Title Photo

A male Red Mason Bee at Freshwater Bay.

Tuesday 22 April 2014

A Male Anthophora plumipes.

Despite the cloudy damp weather this morning the drift of Bugle flowers outside my back door attracted my first sighting of  a male Hairy-footed Flower Bee Anthophora plumipes.

Friday 18 April 2014

Gold-fringed Mason Bee

The Isle of Wight has an abundance of chalk downland and this mason bee,Qsmia aurulenta,is found here and all along the southern coasts of England and Wales.
This small bee is seen from April to August and is well known for nesting in old snail shells.

Thursday 17 April 2014

Bombus hortorum

The Garden Bumblebee,Bombus hortorum,is distinguished from the similar looking Bombus jonellus,by the shape of the head.
The bumblebee below has been confirmed by this method as a Bombus hortorum and I am grateful to Adam Wright of the Isle of Wight Natural History & Archaeological Society for his continued help in bumblebee identification.

Hairy-footed Flower Bee.

There is an extensive drift of Bugle flowers in my garden and is very popular with the bees.Among the visitors are several Hairy-footed(or furry-footed) Flower Bees,Anthophora plumipes.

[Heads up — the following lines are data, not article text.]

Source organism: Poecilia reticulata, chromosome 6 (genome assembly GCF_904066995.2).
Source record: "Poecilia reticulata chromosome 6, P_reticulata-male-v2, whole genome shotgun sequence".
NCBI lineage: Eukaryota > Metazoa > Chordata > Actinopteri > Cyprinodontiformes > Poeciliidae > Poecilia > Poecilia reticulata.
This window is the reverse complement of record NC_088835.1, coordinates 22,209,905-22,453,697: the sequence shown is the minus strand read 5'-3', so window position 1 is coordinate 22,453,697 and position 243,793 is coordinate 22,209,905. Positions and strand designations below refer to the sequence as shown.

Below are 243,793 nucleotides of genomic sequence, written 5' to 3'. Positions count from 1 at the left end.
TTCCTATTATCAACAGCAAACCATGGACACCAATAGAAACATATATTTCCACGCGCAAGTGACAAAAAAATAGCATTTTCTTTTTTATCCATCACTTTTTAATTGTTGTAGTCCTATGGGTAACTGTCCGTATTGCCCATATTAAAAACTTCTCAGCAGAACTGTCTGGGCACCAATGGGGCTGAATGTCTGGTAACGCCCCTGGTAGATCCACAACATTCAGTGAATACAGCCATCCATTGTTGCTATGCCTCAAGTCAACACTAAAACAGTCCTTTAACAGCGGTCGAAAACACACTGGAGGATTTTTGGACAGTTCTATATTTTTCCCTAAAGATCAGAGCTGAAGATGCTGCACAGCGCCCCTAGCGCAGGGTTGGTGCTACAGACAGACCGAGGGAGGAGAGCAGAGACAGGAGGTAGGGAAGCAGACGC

Although not a true bumblebee it is about the size of a small bumble.The males are rather gingery in colour whereas the females are black with yellowish hind legs.They tend to be very fast flyers.

Thursday 10 April 2014

Bombus hortorum or Bombus jonellus

Again on my garden fence this morning were several bumblebees enjoying the morning sunshine.
This particular bumblebee caught my eye as it seemed to display two yellow bands on its thorax as opposed to the one band on the species Bombus terrestris and Bombus lucorum.This would indicate therefore that the bumblebee is the Garden Bombus hortorum or the Heath Bombus jonellus as both have the two bands.
A definite identification is normally seen in the shape of the face,more or less rounded in the case of the jonellus whereas hortorum is elongated.

Tuesday 8 April 2014

Cliff Mining Bee

The Cliff Mining Bee Andrena thoracica excavate their nests in sandy soils.This female was seen in my garden today on pear tree blossom and as they have short tongues,unlike bumblebees that have long ones,they are restricted to the type of flower they can visit
This species is found all along the southern coast of Britain where the coastal cliffs provide nesting sites and as my garden is only a couple of hundred metres from the shore there must be ideal habitat close by.

Thursday 3 April 2014

A Popular Spot.

I have found that my garden fence is a very popular place for bumblebees and indeed other insects to sun themselves.It faces towards the morning sun so is a good spot to warm up.
Today several bumblebees were making use of it including Red-tailed and a Buff or White-tailed worker.